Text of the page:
Reluctant leadership


The disengaged culture of military moderation promoted by Berlin restricts the EU from playing a geopolitical role and puts the future of NATO at risk.

The disengaged culture of military moderation promoted by Berlin restricts the EU from playing a geopolitical role and puts the future of NATO at risk.

The EU defence policy faces many challenges but one of them may be more important than the others. Let’s call it the ‘German paradox’. In essence, it postulatesthat while the need for more common and individual efforts of the EU member states to provide for their own security has become obvious, their success depends largely on a country which does not feel any immediate security threats. Unlike in the past, Germany’s famous Mittellage (position in the middle of the continent) is not a source of discomfort but complacency. While theFrench, Italians and Spaniards look to the South plagued by wars, terrorism and irregular migration with apprehension. Poles and Romanians feel threatened by Putin’s revisionism. But the Germans – surrounded by friendly and stable neighbours -do not fear that their world is likely to collapse like a house of cards any time soon. In other words, the often announced return of the modern world has not yet materialized in post-modern Germany. But Europe as a whole will be unable to live up to its role as a security player unless its central power forsakesthis imagined comfort zone.

Of course, German reluctance to take security policy as seriously as the needs of a Trumpian world would require is not only a geopolitical stance. The legacy of post-war pacifismis just important to Germany as the American security umbrella over the European border statespreviously divided by the Iron Curtain. Both gave the (West) German elite good reason (and excuses) not to bother with strategic thinking and military engagement. With the rising unpredictability of the U.S., the instability of Europe’s neighbourhood, and the deliberate efforts of Russia and China to undermine the EU’s unity, the German ‘culture of restraint’ is becoming more and more anachronistic. In fact the stakes for Germany could not be higher: the country depends on the multilateral, rules based, liberal order more than any other. But because the Germans still feel relatively safe, they struggle to accept the obvious truth: without a fundamental rethinking of their approach to security, international responsibility and not least military engagement the whole framework they rely upon could be compromised.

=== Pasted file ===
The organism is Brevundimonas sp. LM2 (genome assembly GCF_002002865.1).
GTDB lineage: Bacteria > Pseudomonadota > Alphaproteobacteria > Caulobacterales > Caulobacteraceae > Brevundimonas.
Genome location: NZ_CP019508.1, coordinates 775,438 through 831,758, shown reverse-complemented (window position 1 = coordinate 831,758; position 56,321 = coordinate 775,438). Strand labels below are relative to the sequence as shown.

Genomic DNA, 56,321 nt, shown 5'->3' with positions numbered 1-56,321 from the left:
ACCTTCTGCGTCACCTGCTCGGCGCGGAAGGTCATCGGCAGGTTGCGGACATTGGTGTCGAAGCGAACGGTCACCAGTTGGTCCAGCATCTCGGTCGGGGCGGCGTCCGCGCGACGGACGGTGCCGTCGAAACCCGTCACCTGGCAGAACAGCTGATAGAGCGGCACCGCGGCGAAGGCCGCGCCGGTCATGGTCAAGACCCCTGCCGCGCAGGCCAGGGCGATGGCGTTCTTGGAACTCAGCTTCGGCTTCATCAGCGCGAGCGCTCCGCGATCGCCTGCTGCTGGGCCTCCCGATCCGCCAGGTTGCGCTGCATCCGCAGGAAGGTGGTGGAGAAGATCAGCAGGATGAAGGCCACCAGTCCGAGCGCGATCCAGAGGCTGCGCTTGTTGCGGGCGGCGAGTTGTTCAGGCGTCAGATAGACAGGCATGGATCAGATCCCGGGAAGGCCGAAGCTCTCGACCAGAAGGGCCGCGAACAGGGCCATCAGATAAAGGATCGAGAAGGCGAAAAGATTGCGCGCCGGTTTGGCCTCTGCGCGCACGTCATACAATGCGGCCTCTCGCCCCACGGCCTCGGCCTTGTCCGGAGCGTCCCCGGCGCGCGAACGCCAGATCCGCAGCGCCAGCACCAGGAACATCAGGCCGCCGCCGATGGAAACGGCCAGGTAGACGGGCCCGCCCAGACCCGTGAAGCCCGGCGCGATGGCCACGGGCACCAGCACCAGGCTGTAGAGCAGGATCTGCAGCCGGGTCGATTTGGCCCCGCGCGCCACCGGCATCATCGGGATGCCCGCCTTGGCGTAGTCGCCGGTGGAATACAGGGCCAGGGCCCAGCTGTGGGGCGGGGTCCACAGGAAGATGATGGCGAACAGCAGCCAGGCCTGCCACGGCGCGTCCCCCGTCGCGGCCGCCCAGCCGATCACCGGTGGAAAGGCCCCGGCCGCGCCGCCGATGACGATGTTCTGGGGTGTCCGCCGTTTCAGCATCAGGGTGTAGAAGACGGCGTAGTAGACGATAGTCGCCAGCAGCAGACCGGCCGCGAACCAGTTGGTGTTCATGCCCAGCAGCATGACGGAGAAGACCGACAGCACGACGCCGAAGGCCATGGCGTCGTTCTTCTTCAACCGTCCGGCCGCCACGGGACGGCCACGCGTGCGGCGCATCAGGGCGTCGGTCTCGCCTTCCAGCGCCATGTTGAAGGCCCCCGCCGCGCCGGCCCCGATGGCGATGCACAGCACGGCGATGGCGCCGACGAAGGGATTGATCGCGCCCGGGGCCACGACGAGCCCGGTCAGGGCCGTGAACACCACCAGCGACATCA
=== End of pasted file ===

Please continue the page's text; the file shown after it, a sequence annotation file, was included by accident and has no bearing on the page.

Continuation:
This is the true ‘German paradox’ – or the new German question – which carries much more weight than the defence spending controversy dominating the policy agenda. To be clear: the state of the Bundeswehr and its level of underfunding areuntenable. The warning issued by Hans-Peter Bartels, the all-powerful parliamentary spokesperson for Bundeswehr, who earlier this year admitted that the German army as a whole ‘is currently not deployable within the framework of the [NATO] alliance’ speaks volumes. The efforts to make the army fit for purpose undertaken by the federal government in recent months have been noteworthy – but still insufficient. To be sure, the Defence Minister Ursula van der Leyencan lay claim to having successfully battled for an increase of her defence budget. Amounting to 39 Billion Euro (2 Billion more than 2017) this year, it will climb to almost 43 Billion in 2019 – a sum the former German cabinet only expected to reach in 2021 by. However, the planned increases are still far below what would be required to meet the NATO goal of 2% GDP in defence spending in 2024 and cover the required expenditure. The Merkel government has already announced that Germany will spend no more than 1,5% of its GDP by then – despite the fierce criticism by Donald Trump ahead of the recent NATO summit and pressure by other partners in the alliance. But the question of what this money can really buy is far more important than the mathematical calculations. According to an expert quoted by the Handelsblatt daily, ‘the spending will mostly be used to increase personnel and won’t begin to cover the urgently needed updating of equipment and weapons systems’. In April 2018 the ministry of defence announced a plan of acquisitionsfor the most needed equipment to fill the main gaps to be carried out until the end of the year. Eighteen projects worth more than 25 Million Euro each are now in the pipeline. But the slow process and bad management of the acquisition policy has always been the Achilles’ heel of the German defence policy and needs to be improved no less urgently than its financial situation.

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